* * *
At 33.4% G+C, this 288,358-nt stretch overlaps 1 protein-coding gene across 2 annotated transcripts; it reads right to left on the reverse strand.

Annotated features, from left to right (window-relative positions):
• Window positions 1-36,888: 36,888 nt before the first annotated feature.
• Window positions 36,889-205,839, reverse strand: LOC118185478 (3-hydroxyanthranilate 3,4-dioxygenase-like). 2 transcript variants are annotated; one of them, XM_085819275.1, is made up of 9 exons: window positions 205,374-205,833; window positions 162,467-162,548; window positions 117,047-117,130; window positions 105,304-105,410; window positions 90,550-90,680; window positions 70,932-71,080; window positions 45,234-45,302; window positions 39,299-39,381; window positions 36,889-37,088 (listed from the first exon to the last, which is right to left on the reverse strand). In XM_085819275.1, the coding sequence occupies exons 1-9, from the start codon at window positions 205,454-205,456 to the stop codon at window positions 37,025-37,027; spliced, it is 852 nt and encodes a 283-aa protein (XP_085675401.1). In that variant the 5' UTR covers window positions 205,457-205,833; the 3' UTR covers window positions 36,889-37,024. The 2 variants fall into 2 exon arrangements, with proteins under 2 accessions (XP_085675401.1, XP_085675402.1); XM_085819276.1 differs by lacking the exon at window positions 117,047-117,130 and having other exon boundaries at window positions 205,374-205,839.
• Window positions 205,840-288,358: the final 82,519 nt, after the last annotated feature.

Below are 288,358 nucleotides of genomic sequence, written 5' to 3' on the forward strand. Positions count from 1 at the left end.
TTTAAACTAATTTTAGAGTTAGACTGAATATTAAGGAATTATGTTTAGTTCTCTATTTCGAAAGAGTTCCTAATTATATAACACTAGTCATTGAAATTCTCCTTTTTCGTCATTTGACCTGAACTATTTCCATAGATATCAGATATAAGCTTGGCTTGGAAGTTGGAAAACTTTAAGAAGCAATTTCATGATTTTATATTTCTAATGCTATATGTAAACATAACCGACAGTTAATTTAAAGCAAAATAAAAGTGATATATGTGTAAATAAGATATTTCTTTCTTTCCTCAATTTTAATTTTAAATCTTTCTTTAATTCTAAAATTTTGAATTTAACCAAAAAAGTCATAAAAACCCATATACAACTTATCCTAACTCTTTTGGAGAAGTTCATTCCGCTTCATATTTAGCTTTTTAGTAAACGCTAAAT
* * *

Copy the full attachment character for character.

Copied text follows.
At 33.4% G+C, this 288,358-nt stretch overlaps 1 protein-coding gene across 2 annotated transcripts; it reads right to left on the reverse strand.

Annotated features, from left to right (window-relative positions):
• Window positions 1-36,888: 36,888 nt before the first annotated feature.
• Window positions 36,889-205,839, reverse strand: LOC118185478 (3-hydroxyanthranilate 3,4-dioxygenase-like). 2 transcript variants are annotated; one of them, XM_085819275.1, is made up of 9 exons: window positions 205,374-205,833; window positions 162,467-162,548; window positions 117,047-117,130; window positions 105,304-105,410; window positions 90,550-90,680; window positions 70,932-71,080; window positions 45,234-45,302; window positions 39,299-39,381; window positions 36,889-37,088 (listed from the first exon to the last, which is right to left on the reverse strand). In XM_085819275.1, the coding sequence occupies exons 1-9, from the start codon at window positions 205,454-205,456 to the stop codon at window positions 37,025-37,027; spliced, it is 852 nt and encodes a 283-aa protein (XP_085675401.1). In that variant the 5' UTR covers window positions 205,457-205,833; the 3' UTR covers window positions 36,889-37,024. The 2 variants fall into 2 exon arrangements, with proteins under 2 accessions (XP_085675401.1, XP_085675402.1); XM_085819276.1 differs by lacking the exon at window positions 117,047-117,130 and having other exon boundaries at window positions 205,374-205,839.
• Window positions 205,840-288,358: the final 82,519 nt, after the last annotated feature.

Below are 288,358 nucleotides of genomic sequence, written 5' to 3' on the forward strand. Positions count from 1 at the left end.
TTTAAACTAATTTTAGAGTTAGACTGAATATTAAGGAATTATGTTTAGTTCTCTATTTCGAAAGAGTTCCTAATTATATAACACTAGTCATTGAAATTCTCCTTTTTCGTCATTTGACCTGAACTATTTCCATAGATATCAGATATAAGCTTGGCTTGGAAGTTGGAAAACTTTAAGAAGCAATTTCATGATTTTATATTTCTAATGCTATATGTAAACATAACCGACAGTTAATTTAAAGCAAAATAAAAGTGATATATGTGTAAATAAGATATTTCTTTCTTTCCTCAATTTTAATTTTAAATCTTTCTTTAATTCTAAAATTTTGAATTTAACCAAAAAAGTCATAAAAACCCATATACAACTTATCCTAACTCTTTTGGAGAAGTTCATTCCGCTTCATATTTAGCTTTTTAGTAAACGCTAAAT